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‘Code red’: UN scientists warn of worsening global warming

Earth is getting so hot that temperatures in about a decade will probably blow past a level of warming that world leaders have sought to prevent, according to a report released Monday that the United Nations called a “code red for humanity.” “It’s just guaranteed that it’s going to get worse,” said report co-author Linda Mearns, a senior climate scientist at the U.S. National Center for Atmospheric Research. “Nowhere to run, nowhere to hide.”

But scientists also eased back a bit on the likelihood of the absolute worst climate catastrophes.

The authoritative Intergovernmental Panel on Climate Change (IPCC) report, which calls climate change clearly human-caused and “unequivocal” and “an established fact,” makes more precise and warmer forecasts for the 21st century than it did last time it was issued in 2013.

Based on how much carbon emissions are cut, each of five scenarios for the future passes the more stringent of two thresholds set in the 2015 Paris climate agreement. World leaders agreed then to try to limit warming to 1.5 degrees Celsius (2.7 degrees Fahrenheit) above levels in the late 19th century because problems mounted quickly after that. The world has already warmed nearly 1.1 degrees Celsius (2 degrees Fahrenheit) since then.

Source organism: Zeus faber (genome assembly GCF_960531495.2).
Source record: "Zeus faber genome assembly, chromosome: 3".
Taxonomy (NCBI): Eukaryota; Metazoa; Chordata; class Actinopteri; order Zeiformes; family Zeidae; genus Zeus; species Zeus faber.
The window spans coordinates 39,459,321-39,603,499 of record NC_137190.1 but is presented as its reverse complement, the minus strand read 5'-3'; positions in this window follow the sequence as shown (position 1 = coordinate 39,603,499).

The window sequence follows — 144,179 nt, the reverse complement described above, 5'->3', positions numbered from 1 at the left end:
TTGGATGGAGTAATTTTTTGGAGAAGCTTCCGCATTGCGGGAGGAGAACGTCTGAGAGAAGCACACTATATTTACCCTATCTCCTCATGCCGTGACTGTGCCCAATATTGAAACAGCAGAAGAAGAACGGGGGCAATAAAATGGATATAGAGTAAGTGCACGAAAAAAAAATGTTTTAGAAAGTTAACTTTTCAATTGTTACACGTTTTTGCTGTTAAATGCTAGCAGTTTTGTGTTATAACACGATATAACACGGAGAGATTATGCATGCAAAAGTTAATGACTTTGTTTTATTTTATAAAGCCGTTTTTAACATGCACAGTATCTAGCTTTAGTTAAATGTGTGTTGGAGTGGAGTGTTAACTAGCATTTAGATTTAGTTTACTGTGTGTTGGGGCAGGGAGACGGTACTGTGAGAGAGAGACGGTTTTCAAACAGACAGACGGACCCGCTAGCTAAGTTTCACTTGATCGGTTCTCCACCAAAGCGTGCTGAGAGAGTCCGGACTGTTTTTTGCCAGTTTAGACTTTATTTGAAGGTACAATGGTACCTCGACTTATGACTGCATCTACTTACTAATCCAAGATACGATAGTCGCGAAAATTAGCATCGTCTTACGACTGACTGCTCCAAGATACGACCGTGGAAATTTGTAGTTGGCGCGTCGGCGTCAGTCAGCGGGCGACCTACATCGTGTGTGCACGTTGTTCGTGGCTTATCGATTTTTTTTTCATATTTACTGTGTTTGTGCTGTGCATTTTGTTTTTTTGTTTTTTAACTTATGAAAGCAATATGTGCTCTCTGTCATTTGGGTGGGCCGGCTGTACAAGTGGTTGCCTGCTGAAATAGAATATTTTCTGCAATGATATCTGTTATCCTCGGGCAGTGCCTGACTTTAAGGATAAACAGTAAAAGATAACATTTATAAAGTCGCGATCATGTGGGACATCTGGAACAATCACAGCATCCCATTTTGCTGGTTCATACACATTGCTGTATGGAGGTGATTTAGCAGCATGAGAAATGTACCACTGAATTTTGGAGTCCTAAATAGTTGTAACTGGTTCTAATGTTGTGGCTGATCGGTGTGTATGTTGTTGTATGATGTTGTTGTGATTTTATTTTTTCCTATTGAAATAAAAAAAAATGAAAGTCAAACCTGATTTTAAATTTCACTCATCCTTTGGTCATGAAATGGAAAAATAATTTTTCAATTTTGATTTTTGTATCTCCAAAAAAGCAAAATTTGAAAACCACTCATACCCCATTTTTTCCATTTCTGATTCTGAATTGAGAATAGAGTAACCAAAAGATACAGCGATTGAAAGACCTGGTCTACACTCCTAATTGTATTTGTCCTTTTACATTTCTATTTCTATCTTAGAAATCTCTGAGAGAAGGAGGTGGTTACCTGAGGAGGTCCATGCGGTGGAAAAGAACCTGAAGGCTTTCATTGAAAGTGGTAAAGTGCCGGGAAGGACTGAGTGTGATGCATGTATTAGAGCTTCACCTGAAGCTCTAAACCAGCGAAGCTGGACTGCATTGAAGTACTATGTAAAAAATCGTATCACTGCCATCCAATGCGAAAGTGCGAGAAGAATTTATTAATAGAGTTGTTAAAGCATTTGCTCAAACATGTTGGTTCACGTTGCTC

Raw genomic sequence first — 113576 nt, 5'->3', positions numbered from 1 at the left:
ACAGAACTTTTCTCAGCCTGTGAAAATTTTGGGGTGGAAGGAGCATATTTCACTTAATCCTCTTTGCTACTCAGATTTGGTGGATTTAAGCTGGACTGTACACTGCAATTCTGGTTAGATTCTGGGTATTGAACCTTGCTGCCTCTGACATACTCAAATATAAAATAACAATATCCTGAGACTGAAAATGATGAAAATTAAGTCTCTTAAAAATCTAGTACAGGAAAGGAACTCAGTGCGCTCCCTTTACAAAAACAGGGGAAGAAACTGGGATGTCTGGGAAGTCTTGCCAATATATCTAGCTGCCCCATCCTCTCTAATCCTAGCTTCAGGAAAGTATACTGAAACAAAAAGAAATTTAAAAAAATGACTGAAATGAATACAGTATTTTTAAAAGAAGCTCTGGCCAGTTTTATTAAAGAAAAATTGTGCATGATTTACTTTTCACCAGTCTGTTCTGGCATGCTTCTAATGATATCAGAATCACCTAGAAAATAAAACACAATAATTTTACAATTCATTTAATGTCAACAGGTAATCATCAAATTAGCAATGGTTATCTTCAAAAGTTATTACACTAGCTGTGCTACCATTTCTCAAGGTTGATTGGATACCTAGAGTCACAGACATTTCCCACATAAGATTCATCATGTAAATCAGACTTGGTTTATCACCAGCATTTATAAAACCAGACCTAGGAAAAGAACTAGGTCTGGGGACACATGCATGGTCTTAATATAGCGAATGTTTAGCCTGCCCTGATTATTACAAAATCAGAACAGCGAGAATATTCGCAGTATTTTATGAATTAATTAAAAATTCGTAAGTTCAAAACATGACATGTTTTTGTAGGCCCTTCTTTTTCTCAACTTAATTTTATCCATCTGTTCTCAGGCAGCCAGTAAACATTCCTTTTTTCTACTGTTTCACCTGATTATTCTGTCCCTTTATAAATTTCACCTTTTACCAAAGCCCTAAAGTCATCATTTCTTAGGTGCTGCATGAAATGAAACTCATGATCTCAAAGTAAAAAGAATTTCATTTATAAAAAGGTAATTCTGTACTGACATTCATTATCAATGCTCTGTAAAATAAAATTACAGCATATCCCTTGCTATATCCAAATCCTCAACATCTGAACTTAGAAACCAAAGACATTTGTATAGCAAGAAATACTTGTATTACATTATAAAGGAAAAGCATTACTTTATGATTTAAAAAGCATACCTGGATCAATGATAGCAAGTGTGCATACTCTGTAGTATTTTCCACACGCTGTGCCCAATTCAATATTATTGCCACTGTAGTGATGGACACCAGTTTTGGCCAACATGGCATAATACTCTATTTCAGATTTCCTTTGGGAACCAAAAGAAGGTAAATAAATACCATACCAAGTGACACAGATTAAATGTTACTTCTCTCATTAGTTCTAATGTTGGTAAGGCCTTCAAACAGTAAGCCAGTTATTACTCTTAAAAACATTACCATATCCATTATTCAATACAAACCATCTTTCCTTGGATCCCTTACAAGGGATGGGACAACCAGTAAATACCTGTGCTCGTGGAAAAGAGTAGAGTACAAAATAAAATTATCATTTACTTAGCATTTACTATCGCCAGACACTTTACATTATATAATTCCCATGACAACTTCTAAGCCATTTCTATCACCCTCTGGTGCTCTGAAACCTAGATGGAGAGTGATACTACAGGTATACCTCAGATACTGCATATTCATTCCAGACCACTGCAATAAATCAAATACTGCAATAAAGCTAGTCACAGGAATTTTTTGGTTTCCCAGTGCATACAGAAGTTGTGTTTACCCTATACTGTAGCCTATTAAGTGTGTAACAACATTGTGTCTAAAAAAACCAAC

Under each scenario, the report said, the world will cross the 1.5-degree-Celsius warming mark in the 2030s, earlier than some past predictions. Warming has ramped up in recent years, data shows. Our report shows that we need to be prepared for going into that level of warming in the coming decades. But we can avoid further levels of warming by acting on greenhouse gas emissions.

Report co-chair Valerie Masson-Delmotte, a climate scientist at France’s Laboratory of Climate and Environment Sciences at the University of Paris-Saclay. In three scenarios, the world will also likely exceed 2 degrees Celsius (3.6 degrees Fahrenheit) over pre-industrial times — the less stringent Paris goal — with far worse heat waves, droughts, and flood-inducing downpours unless there are deep emissions cuts, the report said.

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